I have provided a reference (a) below to a method which describes means for the combining of single output maps to provide solutions with multiple outputs. Examples with 2 outputs and 3 outputs are given but the method is extensible indefinitely.
Here is a larger and possibly more complete treatment of the same chapter. More examples and maybe more text plus an exam questions example.
All this MAY be from this book
Introduction to Logic Design
Division: Higher Education
Pub Date: MAR-09,
Publish Status: In Print
Price: A$ 172.95 / NZ$ 192(Incl. GST)
Also - Introduction to Logic Design with CD
Division: Higher Education
Pub Date: AUG-01,
Publish Status: Out of Print
Price: A$ 149.95 / NZ$ 175(Incl. GST)
Also referenced (b) is a method that claims to allow wholly method based derivation of 2 (or more?) output solutions.
It looks like (a) will do what you want without making your head spin too much, and that (b) may be superb if you can spend the effort wading through it. In addition (b) provides terms which are liable to produce useful search-engines leads - eg It sounds like, as well as investigating the method described here, PPIs, Quine-McCluskey, Petrick, MOPIs.
I suspect that you may be able to go a long way towards dealing with a 2 output solution by, for each output, using the other output as an input in a one output Karnaugh map. ie if you have inputs A B C and outputs y z you may get useful results by considering maps A B C y -> z & A B C z -> y. But, maybe not. I'll have to have a play with this. Failing that, the following methods appear to meet you need.
(a) Rule based method for obtaining multiple output solutions from multiple single output Karnaugh maps.
This is a free access chapter from a McGraw Hill book with an excellent treatment of Karnaugh maps including dealing with systems with multiple outputs. Unfortunately they make it difficult to determine the book's identity. Examples of 2 output and 3 output solutions are given.
(b) A purely map procedure for two-level multiple-output logic minimization
Here is a complete paper describing "A purely map procedure for two-level multiple-output logic minimization"
A (n attempted :-) ) de-densification of their main points yields their claims of:
a class-tested pedagogical treatment of the problem of collective
two-level multiple-output logic minimization through a brief exposition of a novel efﬁcient procedure for tackling this problem.
This procedure is a purely map heuristic which generalizes the Karnaugh map (K-map) procedure used in single-output minimization.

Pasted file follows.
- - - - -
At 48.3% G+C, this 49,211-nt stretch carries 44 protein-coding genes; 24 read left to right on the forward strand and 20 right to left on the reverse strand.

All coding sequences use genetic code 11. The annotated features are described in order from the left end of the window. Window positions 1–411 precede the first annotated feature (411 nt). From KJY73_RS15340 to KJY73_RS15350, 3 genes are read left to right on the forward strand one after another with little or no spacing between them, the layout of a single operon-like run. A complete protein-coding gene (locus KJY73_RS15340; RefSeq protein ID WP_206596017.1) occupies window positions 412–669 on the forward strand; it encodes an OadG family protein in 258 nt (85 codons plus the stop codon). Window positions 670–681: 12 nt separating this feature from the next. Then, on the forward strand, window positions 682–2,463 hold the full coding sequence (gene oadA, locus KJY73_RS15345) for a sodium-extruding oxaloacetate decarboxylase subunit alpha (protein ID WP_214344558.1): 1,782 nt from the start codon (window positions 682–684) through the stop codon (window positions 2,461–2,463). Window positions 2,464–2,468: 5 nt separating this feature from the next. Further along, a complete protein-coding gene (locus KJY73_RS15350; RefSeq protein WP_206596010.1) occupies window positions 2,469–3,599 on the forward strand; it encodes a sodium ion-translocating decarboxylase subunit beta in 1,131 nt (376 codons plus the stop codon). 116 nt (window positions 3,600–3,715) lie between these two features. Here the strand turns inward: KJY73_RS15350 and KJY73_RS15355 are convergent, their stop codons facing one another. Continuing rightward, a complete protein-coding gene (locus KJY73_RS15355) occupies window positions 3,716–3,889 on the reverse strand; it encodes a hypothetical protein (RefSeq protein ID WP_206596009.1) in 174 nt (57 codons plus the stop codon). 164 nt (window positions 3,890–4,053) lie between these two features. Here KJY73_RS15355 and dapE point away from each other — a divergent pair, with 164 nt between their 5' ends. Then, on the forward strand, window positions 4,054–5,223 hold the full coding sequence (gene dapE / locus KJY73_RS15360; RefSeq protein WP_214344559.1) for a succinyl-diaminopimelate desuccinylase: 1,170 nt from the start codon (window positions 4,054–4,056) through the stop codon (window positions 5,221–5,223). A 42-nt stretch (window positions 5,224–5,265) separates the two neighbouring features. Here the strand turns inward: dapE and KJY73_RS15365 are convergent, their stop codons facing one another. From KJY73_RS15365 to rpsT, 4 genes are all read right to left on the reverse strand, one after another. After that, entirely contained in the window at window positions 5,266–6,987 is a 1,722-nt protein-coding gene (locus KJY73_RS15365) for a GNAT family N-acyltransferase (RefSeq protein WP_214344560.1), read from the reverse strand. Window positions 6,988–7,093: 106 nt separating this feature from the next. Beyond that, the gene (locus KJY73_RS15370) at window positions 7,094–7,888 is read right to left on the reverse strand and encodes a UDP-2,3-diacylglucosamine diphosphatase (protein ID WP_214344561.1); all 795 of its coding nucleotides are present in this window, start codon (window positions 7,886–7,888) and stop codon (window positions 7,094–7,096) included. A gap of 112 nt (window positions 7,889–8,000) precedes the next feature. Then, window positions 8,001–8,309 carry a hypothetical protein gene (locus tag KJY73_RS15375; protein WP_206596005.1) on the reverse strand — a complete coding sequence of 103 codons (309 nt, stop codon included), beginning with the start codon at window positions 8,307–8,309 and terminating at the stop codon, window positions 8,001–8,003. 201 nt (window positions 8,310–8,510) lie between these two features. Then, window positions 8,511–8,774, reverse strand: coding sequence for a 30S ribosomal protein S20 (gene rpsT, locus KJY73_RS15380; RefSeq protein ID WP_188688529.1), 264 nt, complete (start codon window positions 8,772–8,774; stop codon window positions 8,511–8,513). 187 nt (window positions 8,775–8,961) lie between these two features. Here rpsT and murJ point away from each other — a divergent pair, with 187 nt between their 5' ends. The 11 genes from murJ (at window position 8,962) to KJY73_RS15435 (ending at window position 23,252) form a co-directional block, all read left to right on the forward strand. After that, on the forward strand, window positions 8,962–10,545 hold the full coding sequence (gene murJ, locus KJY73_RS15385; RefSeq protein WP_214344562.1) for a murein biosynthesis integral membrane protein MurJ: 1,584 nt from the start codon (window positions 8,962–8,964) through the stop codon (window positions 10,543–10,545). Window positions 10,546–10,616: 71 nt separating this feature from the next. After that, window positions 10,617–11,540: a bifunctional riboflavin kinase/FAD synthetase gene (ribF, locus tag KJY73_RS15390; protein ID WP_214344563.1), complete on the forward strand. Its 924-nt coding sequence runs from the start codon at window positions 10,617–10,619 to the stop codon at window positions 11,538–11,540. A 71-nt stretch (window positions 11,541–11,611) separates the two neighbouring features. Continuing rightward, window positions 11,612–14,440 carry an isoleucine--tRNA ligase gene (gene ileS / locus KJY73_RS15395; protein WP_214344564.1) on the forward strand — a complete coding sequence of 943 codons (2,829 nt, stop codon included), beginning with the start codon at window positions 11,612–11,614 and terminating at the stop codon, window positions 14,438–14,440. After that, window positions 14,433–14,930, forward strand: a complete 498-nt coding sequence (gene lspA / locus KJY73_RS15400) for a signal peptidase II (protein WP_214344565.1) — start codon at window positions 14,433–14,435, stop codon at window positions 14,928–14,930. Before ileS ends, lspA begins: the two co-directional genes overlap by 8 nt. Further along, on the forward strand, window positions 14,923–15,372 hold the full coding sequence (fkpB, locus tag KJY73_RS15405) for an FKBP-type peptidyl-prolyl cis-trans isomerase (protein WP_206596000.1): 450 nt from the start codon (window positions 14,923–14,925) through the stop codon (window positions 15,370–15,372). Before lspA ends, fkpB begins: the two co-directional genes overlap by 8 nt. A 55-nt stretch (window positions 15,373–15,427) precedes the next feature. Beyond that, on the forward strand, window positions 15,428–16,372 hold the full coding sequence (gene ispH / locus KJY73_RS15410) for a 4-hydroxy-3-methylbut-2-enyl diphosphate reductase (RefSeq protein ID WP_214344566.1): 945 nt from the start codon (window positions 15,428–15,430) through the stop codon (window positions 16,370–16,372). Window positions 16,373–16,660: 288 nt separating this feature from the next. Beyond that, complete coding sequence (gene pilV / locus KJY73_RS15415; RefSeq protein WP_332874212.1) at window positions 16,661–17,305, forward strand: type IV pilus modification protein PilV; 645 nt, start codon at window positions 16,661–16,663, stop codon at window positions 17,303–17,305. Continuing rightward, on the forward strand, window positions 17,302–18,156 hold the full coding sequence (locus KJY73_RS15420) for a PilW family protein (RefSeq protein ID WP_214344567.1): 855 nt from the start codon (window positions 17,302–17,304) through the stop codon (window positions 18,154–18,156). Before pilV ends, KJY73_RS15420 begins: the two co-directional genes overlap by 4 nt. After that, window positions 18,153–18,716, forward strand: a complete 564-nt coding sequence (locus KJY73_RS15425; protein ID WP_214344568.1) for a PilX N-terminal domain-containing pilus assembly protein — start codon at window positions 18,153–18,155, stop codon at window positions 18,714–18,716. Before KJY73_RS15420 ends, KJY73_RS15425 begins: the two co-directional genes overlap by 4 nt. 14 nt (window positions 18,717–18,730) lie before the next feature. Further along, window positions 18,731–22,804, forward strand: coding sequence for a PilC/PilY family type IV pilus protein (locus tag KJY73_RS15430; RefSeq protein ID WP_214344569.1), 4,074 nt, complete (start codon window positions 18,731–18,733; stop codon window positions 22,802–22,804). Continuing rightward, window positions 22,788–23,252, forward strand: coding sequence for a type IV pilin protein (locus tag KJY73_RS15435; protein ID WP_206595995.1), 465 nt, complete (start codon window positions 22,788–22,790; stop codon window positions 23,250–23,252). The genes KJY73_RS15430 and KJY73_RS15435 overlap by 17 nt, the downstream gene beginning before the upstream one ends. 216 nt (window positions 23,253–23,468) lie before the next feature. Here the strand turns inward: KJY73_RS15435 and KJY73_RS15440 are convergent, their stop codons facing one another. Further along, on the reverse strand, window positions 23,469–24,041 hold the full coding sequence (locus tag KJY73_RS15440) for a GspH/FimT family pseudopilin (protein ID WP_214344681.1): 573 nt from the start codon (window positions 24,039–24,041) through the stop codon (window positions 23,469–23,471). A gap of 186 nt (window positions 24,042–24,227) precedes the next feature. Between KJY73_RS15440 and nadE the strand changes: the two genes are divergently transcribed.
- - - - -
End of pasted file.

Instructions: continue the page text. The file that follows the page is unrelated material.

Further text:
In fact, the K-map procedure can be viewed as a short-cut technique for obtaining the minimal sum of a switching function without deriving the set of all its prime implicants or its complete sum
The procedure is a short-cut technique for obtaining a minimal collective cover without the need to determine the set of all MOPIs or even its
subset of PPIs
The procedure retains a pure map nature as it avoids any resort to algebraic or tabular techniques in the form of a presence function or cover matrix,
It is of a good pedagogical value because of the pictorial insight it provides, and because it leads to a natural understanding of pertinent terminology such as MOPIs and PPIs.
All it requires of students is some repeated application of the familiar map heuristic ...
and the implementation of a simple algorithm which handles visual interactions between various maps.
Maps are grouped at distinct levels of a Hasse diagram, which is conveniently
drawn in a K-map layout so that any parent map is easily visualized as adjacent to all it
In addition, if you can wade through the language, it's useful to note what they claim to be providing an alternative to, as this describes others ways of solving the problem, and provides search terms for more investigation. Viz -
- In many texts (e.g. ) students are not burdened with any particular details of collective
minimization. Instead, they are instructed to apply separate or individual minimization and
then try to identify obvious common product terms so as to share these between the pertinent
output functions. Other texts [7, 10] introduce students to the classical method of collective
minimization through a map derivation of all paramount prime implicants (PPIs), followed by
the construction of a Quine–McCluskey cover matrix and/or a presence or Petrick function
for selecting a minimal subset of the set of all PPIs. This method requires further checking
for irredundant connections if exact minimization is to be achieved. Some texts present a
simpliﬁed version of the classical method in which the ﬁnal solution is generated directly
from the set of multiple-output prime implicants (MOPIs) without reducing the MOPI set to
its subset of PPIs [8, 12, 13].
In this paper
It sounds like, as well as investigating the method described here, PPIs, Quine, McCluskey, Petrick, MOPIs and Google may be your friends :-).